Preserving the Past, Informing the Future
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CHARLES JAMES COLE, the third and youngest son of Abner and Eliza Brown Cole, was born at Chatham, Connecticut, June 19th, 1839, and died at Norfolk in this State on the 16th day of August, 1895. The year after his birth the family moved to Cromwell, and there his boyhood and youth were passed, in close fellowship with the woods and fields and streams, an association which developed an ardent love for, and confidence in, nature.
He was a quiet, persistent, unflinching, delicate child, who made no allowance for physical weakness which would have handicapped most children - of indomitable courage and industry, in play, as in work, thoroughly in earnest.
At the little country school house very near the farm, his early school days were passed, and in 1854 he was sent to a school in East Berlin, of which Professor C. F. Dowd was at that time the principal, where he attended for several years. He afterwards went to Mr. Chase's preparatory school in Middletown, until 1860 - entering the Harvard Law School the following year, and coming to Hartford immediately after his graduation in 1863. At school he displayed marked ability, and the rapidity with which a text-book was taken up and learned was not regulated by the ordinary limitations of school work; interest never flagged until the whole subject was mastered.
By nature intense, nervous and so diffident that he felt it a physical impossibility to speak a piece before the school, his resolute will gained a self-control which many believed was due to a phlegmatic disposition.
He married in 1880 Elisabeth Adams Huntington, who, with the eldest three of their five children, survive him.
The following minute prepared by one who knew and admired his sterling qualities, gives so faithful and discriminating an analysis of Mr. Cole's character, that its reproduction here is altogether appropriate.
"In the death of Charles J. Cole the bar loses a unique and eminent representative. The professional success which he attained was earned, and owed little to fortunate circumstances. Coming from the law school with few friends in the circle of business, he commenced practice alone, and through all the busy years of his professional life fulfilled his engagements without the assistance of a partner, and died in the fullness of strength, carrying as large responsibilities as are often thrown upon an individual lawyer.
"He was naturally, as well as by education, fitted for the law. A thorough, close, and logical reasoner, his early absorption of the underlying principles of jurisprudence was a foundation of solid masonry, for the study, observations, and experience of an active practice. He carried to a high degree the power of convincing statement. He gave little attention to the graces of oratory, but in clear, direct, and forcible words he easily and effectively possessed and convinced the mind of a trier. He shrunk from the study and comprehension of no problem, however complicated or abstruse. With little use of what we call imagination, his resources in analogy and in original thought, unlearned in the books, were many and manifold. In his preparation for trials he was thorough and tactful; in examining, and especially in cross-examining, witnesses, he was masterly. In the play of humor, which was both dry and grim, he had no superior. But in the treatment of witnesses, if he was unsurpassed in disclosing ignorance and deceit, he avoided the manners of brutality and bullying, which are so often the temptation and disgrace of the lawyer who aims at distinction in the perilous path of cross-examination.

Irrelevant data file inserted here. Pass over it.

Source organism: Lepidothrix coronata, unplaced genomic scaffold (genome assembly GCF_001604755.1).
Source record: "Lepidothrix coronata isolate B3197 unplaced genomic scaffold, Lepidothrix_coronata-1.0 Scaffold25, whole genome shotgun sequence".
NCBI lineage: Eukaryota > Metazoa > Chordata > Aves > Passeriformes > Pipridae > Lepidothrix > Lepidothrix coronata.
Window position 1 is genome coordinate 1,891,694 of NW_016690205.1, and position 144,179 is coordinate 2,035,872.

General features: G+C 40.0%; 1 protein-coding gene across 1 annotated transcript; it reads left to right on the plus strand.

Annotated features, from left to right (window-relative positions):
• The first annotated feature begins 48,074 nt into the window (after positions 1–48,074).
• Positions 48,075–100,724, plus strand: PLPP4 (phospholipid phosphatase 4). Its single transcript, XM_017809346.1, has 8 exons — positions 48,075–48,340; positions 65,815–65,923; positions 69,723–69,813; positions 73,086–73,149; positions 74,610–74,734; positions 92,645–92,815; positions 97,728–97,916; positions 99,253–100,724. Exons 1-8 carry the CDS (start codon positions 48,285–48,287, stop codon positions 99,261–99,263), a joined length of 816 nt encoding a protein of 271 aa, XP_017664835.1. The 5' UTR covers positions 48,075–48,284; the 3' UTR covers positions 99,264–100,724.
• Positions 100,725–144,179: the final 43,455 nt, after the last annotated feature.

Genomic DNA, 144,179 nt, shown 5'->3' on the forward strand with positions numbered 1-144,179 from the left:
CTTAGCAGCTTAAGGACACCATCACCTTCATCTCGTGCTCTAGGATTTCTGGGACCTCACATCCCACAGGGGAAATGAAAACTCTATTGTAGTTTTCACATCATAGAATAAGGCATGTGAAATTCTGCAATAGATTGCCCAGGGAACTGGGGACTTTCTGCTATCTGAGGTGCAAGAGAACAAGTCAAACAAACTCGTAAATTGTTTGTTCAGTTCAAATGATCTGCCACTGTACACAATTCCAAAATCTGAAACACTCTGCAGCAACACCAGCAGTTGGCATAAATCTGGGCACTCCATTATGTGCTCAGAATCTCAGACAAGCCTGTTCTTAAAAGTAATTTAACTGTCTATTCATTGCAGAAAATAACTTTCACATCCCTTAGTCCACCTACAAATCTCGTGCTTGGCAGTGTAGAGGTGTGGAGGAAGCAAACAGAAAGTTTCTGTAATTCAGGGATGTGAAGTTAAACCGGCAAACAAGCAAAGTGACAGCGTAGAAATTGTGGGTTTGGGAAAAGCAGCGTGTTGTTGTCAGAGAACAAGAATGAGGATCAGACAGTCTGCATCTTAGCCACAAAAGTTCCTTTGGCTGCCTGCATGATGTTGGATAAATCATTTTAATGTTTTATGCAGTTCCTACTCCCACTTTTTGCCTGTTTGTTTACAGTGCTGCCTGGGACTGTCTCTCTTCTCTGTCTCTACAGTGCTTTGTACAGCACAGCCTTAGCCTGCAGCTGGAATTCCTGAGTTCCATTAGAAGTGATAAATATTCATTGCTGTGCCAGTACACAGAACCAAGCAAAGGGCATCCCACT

"As a counselor Mr. Cole was wise and judicious. And here he often showed a tenderness which his unostentatious nature usually concealed.
"His force of will, self reliance and courage, were more than uncommon. Into whatever duty he entered, he threw his strong personality. He never failed where he ought to have succeeded. He feared no antagonist; he was unfaithful to no client.
"For insincerity, duplicity and sham, he had profound contempt, which often found caustic expression. He declined the highest judicial honors, because he thought his outfit better for the bar; the practice of the profession was more to his taste, and while equally honorable, yielded larger profit.
"He loved nature, and the ancestral acres were pleasant to him, and on them he enjoyed many days of comfort and happiness with his interesting family.
"While averse to public office, his views upon all public matters were written in the lines of well defined convictions, and when it was his duty to express them they were declared in strong words whose meaning was clear. He used no Delphic utterances in his responses.
"Personally he had a side of geniality and sociality, which had to be discovered, but when found was stimulating and refreshing.
"His physical constitution was slender, and he bore it through many a trial by his determined courage and tireless will, but he fell at the last under burdens beyond his strength, and the community is shocked at the loss of an honest, noble citizen, whose counsel in the seats of business and public life were valuable, and the bar mourns at the grave of a distinguished and successful leader cut down when his wisdom was ripest, and his capacity for honorable service was complete."[footer.htm]